Napoleon + Interface Design
"Orders must not be easy to understand. They must be impossible to misunderstand." - Napoleon
I recently saw that quote get tweeted by Tim Ferris and it immediately crystallized some ideas I've been having about interface design.
My work involves building web sites and, more often than not, they include some sort of content management system so our client can maintain the site once we're finished. That means that we're not only developing an interface between the site and its visitors, but also one between the site and its administrators. Despite serving very different purposes, the biggest commonality is that everyone makes mistakes. Designing an interface could simply be an exercise in creating easy paths to accomplish goals but at its best it needs to address what happens when users stray from those paths. If you can anticipate the mistakes people could make then you can eliminate them. This adds a significant element of empathy to interface design. Users aren't going to think like you and you need to be able to be able to see past your own context to understand what someone without your training or experience might do.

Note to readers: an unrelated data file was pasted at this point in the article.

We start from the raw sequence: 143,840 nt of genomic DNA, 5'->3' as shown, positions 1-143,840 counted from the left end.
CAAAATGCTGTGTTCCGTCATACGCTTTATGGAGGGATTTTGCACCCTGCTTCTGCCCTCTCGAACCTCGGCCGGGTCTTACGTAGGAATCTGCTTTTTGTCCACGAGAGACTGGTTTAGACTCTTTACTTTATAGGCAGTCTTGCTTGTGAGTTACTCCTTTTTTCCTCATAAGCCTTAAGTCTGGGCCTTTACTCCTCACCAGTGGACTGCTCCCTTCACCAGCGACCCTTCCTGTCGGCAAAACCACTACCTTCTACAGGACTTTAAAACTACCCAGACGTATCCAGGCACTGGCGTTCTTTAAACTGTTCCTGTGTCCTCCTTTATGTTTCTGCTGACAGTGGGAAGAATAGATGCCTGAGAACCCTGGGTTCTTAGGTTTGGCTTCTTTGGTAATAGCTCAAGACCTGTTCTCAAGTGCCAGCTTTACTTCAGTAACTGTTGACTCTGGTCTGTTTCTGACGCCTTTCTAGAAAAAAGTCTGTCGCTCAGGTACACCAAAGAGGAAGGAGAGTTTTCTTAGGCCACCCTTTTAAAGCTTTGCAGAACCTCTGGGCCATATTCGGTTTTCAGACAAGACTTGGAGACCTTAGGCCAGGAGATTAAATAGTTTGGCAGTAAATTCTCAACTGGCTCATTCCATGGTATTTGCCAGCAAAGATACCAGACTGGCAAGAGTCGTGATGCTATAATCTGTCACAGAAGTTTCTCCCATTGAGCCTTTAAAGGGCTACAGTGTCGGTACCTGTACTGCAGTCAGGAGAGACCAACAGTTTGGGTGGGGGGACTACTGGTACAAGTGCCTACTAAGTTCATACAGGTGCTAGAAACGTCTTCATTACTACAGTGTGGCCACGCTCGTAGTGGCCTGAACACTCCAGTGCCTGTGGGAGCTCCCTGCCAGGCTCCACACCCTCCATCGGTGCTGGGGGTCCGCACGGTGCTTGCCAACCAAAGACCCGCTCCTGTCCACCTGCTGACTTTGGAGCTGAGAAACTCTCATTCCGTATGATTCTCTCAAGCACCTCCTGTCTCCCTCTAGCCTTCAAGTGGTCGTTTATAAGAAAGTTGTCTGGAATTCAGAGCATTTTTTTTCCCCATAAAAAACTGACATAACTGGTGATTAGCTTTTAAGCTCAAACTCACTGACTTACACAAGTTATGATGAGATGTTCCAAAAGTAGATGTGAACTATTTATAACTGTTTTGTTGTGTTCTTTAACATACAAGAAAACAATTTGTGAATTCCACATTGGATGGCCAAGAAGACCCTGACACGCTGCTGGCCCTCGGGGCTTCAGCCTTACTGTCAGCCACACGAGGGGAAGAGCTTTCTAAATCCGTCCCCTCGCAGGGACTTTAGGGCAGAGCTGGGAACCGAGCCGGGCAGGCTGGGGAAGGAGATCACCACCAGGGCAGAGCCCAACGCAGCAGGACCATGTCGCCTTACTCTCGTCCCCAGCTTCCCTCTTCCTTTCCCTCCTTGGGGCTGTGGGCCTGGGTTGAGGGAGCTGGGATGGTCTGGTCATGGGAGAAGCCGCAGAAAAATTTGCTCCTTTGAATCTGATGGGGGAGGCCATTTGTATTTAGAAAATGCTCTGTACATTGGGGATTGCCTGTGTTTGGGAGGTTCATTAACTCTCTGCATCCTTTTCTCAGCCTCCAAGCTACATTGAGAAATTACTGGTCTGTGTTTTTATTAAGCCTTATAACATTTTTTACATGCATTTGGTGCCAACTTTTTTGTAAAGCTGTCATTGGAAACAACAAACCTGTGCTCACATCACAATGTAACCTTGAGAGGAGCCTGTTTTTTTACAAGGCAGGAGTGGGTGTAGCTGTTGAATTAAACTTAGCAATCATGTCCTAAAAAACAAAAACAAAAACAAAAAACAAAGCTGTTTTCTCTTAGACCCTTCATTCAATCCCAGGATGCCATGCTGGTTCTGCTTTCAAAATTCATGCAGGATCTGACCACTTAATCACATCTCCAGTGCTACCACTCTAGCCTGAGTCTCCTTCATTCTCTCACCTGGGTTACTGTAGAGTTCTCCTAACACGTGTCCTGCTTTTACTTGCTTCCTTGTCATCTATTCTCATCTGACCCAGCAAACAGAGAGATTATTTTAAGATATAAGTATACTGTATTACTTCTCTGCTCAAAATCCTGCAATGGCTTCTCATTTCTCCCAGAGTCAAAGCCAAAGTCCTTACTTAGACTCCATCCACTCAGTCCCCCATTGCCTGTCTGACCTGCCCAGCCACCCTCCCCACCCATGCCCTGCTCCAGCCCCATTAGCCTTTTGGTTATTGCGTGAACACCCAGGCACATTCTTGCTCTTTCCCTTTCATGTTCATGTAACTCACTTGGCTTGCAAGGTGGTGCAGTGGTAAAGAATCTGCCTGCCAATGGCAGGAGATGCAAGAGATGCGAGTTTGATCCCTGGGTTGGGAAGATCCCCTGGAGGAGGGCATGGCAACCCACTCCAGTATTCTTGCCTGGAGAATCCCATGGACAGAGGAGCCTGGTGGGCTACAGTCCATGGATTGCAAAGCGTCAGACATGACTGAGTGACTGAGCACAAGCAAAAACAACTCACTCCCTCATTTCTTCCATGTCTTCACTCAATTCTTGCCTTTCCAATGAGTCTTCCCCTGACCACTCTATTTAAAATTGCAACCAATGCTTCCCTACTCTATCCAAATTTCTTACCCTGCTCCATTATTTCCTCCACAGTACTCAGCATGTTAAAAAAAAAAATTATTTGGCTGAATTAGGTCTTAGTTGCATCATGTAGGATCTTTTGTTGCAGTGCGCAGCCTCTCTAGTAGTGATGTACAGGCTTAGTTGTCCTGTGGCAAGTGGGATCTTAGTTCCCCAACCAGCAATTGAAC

Thankfully, this insight can be gained through testing or, even better, actually interacting with users. When I go to train our clients on the content management systems we've built them, I always come away having learned a great deal about potential pitfalls from the questions that get asked.
For Napoleon, misunderstood orders could cost lives. Today, misunderstood interfaces can cost money. A lot of money. Silicon.com recently wrote about how Expedia earned an extra $12 million a year by removing a confusing form field. The "Company" field in the checkout form was just ambiguous enough to confuse some users and cause them to incorrectly complete the form. Removing the field, and thus the misunderstanding, turned the form into one Napoleon would have approved of.